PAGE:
Profession Liberale, Part 3: Delays, no taxes, but money back

This is the latest in an ongoing series about my transition to a citizenship path.  You can find part 1 here, and part 2 here.

It had been 14 months since the glorious granting of my Profession Liberale visa and the beginning of long-term stability here in my beloved France.  I was at the prefecture with all my paperwork which, for the renewal of my provisional one year visa, was focused on proving two things (in addition to all the “usual” stuff you need for a renewal):

  1. That I was current on all my social charges and
  2. That my new French business was generating enough revenue to justify a renewal

However, the appointment was cut short as the supervisor deplored my lack of a declaration from the Ministry of Finance that I had, indeed, filed my taxes (the copy I had provided of my filed return was deemed insufficient).  “Come back in 3 months,” she said with the usual “not my problem” tone of voice.  Well, that was in July, and a few weeks ago, as I was getting ready for the rescheduled appointment, I realized what the issue was.

My new French business accountants had a mandate from me to also file my personal return, but they had done so incorrectly, and as such my French personal accountant had to amend and resubmit it.  My first year in business in France was very modest and I had no taxes to pay, therefore the letter due to come to me saying I owed 0€ (which is the letter I needed for the prefecture) was at the bottom of the priority list for the Ministry of Finance.

In lieu of this document I had to obtain a signed, dated, and stamped attestation from the Ministry of Finance that yes, I was a law-abiding citizen who had filed my tax return.  My friend and mentor Jean Taquet told me that people have an actual fear about going to the Ministry of Finance, but not being possessed of such a fear (skydiving = scary, tax people ≠ scary), I went to 13 rue de la Banque on a weekday afternoon, and after a few minutes in line and a verification of my identity, cross-checked with my fiscal number from my previous tax returns, I got two copies of the document I needed for my appointment.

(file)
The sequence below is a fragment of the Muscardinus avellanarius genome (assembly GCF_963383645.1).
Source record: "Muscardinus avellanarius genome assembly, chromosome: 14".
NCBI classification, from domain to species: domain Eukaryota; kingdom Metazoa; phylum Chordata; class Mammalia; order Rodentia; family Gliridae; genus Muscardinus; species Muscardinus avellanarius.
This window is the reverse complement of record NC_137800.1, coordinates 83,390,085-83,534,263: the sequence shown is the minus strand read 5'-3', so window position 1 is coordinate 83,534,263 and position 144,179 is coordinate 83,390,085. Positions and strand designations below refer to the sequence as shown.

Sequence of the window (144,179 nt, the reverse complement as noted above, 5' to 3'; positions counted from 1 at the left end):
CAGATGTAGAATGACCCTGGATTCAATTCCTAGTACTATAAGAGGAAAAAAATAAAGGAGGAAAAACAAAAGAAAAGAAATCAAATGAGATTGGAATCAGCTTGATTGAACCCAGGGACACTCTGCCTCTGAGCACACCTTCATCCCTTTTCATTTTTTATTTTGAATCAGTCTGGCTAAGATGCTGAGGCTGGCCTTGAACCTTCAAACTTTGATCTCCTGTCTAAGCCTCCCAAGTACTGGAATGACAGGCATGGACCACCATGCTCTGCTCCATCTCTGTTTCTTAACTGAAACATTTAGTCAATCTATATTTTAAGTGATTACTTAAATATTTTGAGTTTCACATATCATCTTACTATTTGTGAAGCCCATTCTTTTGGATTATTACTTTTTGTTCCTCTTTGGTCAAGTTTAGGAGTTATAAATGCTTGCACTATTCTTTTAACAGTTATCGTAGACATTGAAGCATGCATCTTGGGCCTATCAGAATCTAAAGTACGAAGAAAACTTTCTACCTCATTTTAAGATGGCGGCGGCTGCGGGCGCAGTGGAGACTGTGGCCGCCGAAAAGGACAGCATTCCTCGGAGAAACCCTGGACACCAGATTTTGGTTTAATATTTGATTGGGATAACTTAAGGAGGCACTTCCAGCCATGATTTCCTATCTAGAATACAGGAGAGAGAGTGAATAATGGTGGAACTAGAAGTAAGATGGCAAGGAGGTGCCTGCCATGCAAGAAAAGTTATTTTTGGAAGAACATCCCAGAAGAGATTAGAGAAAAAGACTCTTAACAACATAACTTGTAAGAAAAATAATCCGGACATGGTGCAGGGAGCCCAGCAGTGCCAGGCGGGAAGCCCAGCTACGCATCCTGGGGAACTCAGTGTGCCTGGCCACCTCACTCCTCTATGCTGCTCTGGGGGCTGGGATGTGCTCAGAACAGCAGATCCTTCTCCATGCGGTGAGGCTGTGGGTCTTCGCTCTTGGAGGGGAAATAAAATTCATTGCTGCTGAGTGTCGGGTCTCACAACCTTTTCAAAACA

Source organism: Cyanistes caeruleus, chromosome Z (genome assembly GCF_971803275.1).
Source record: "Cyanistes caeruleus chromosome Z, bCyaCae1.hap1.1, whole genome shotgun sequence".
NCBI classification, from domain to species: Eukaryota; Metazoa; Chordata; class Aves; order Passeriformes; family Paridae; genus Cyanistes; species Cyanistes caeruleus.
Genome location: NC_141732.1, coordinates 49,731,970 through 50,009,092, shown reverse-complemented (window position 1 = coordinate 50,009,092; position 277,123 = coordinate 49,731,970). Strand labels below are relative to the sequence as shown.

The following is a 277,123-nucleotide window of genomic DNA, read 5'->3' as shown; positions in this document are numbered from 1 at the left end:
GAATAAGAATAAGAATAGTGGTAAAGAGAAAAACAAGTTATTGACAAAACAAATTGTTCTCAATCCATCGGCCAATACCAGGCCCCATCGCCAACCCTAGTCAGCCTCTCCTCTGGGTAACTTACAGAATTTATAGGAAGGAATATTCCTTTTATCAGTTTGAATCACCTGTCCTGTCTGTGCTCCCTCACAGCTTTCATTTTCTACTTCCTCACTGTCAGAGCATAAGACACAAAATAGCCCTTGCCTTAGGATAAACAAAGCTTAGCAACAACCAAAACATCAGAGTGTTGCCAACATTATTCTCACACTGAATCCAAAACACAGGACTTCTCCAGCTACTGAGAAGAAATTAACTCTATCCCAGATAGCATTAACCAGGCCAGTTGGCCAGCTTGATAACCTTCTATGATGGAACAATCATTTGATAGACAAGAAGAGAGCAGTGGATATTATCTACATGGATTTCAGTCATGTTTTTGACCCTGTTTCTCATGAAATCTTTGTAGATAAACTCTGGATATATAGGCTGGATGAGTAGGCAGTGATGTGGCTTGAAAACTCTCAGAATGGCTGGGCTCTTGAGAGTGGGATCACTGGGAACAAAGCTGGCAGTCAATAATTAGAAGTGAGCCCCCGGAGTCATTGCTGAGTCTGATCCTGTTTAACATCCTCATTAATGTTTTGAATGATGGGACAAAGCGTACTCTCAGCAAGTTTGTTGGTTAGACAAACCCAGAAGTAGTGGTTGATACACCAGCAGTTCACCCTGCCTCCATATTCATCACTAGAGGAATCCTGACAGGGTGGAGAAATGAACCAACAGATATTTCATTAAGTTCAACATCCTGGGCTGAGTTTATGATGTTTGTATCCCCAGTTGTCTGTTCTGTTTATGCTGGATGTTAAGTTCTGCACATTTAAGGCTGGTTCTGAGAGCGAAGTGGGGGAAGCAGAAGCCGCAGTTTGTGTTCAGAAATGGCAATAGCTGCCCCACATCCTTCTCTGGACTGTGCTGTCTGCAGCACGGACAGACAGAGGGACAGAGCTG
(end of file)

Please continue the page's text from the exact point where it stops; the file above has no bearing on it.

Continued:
Since the appointment had been delayed an additional three months, I was also expected to update everything from the last (failed) appointment: attestations from URSSAF and RSI that I was a good boy, as well as my business bank account statements and most recent invoices to my clients.

Speaking of which, as a consequence of the modest first year of revenues, I got a refund from URSSAF.  That’s right, I had earned less than the estimated base year, which is what I had paid against, and since the French base your current year’s charges on the previous year’s earnings, which they now had in their possession, I got money back as I had already overpaid in 2017 against their estimates.  I almost fell out of my chair when I saw the line item in my online banking account with the money which had come back to me out of nowhere.

But the biggest surprise of all came at the appointment itself, which I will tell you more about in a future article.

Photo by Murray Campbell on Unsplash